With water in the desert, the Okavango delta is one of the world’s most amazing mysteries.
The Okavango Delta (or Okavango Swamp) is formed where the Okavango River, flows from the rain-rich Angolan highlands, empties onto a swamp in an endorheic basin in the Kalahari Desert, where most of the water is lost to evaporation and transpiration instead of draining into the sea. Each year approximately 11 cubic kilometres of water irrigate the 15,000 km2 area and some flood-waters drain into Lake Ngami. The world’s largest inland delta gives birth to Africa’s largest and most beautiful oasis of lush water-wilderness. It takes the shape of a hand, with the palm permanently filled with water, and the fingertips seasonally flooded with a blue-green wilderness of fresh water, shaping million of islands and a labyrinth of papyrus-lined canals, water-lily lagoons, shady forest glades and rich savanna grasslands – an incredible source of life in a country that is 80% arid.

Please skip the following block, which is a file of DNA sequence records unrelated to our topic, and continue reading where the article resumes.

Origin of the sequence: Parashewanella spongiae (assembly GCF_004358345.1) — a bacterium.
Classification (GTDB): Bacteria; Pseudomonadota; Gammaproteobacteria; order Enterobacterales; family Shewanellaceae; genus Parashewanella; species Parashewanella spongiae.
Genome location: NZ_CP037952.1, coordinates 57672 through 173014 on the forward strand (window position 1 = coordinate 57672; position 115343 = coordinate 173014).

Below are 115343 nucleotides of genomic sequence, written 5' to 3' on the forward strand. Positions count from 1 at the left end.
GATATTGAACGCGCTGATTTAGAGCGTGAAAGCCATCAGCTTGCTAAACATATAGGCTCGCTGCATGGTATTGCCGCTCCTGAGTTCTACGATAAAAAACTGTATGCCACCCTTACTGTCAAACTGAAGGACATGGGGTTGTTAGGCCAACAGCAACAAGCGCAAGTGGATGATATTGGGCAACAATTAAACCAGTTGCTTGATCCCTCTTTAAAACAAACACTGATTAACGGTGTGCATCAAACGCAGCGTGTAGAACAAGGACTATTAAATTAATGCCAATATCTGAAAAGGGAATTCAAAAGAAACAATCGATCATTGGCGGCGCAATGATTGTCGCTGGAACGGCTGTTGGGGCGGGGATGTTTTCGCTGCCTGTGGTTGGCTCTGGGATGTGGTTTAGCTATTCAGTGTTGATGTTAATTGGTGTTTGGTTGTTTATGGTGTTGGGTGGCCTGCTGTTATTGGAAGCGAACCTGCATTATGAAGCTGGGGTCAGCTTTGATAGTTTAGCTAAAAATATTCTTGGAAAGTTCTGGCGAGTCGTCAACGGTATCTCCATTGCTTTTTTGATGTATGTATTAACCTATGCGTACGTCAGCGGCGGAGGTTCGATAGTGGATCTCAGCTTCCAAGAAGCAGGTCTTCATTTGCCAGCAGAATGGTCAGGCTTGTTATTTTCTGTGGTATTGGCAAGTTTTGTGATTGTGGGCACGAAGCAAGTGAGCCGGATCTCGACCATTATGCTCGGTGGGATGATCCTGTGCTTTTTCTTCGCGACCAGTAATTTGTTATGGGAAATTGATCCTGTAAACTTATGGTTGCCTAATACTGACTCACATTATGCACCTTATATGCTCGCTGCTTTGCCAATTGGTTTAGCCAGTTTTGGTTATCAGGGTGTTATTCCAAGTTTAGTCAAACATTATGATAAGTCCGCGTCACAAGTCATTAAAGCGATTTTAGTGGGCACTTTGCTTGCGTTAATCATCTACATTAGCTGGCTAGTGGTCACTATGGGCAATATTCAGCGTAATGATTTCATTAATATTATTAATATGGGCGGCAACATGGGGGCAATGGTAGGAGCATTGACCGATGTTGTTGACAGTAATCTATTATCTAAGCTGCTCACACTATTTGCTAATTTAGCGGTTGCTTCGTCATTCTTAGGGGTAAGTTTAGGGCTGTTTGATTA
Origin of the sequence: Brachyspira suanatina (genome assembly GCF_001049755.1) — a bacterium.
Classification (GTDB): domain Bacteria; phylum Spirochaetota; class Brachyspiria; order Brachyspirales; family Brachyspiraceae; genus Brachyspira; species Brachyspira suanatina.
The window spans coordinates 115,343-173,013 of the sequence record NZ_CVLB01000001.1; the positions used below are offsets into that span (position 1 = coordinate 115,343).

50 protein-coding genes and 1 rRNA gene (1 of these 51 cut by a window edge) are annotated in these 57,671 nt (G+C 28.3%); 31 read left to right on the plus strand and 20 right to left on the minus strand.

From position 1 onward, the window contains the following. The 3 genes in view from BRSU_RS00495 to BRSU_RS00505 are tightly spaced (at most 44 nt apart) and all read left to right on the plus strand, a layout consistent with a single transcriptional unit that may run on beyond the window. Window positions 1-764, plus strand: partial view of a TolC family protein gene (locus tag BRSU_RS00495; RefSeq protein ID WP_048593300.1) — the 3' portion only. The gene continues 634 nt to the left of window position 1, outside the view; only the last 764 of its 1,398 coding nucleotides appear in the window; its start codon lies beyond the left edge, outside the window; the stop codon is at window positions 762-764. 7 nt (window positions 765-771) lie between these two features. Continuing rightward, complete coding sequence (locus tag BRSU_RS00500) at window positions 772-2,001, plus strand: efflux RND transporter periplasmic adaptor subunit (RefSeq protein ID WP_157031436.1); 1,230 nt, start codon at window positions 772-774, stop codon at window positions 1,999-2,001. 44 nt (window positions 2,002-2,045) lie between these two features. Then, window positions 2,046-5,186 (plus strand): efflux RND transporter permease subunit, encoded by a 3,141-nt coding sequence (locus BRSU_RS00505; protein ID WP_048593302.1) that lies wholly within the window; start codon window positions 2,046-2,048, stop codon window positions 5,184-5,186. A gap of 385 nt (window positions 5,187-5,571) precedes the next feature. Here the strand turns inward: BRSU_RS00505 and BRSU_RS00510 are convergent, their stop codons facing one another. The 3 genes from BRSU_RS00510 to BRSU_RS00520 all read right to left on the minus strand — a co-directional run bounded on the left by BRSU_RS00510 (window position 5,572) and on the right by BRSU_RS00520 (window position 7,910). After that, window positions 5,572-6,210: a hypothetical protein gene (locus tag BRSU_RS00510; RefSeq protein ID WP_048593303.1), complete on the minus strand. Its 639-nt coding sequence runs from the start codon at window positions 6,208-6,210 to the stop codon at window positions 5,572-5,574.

Sometimes dried out with salt, the islands are inhabited by hundreds of species of birds, while hippos, elephants and crocodiles move from one to another in very pure waters. From the smaller tropical fish to the larger animal, there is always something that will catch your eye and admiration, making a safari to the Okavango Delta one of Africa’s top game safari destinations. Lions, leopards, elephants and buffalos are regularly seen in the Delta – the White Rhino is more difficult to spot. The Big Five are in good company with a remarkable number of species: 164 mammal, 400 birds, 157 reptiles, 84 species of fish and 5,000 different insects.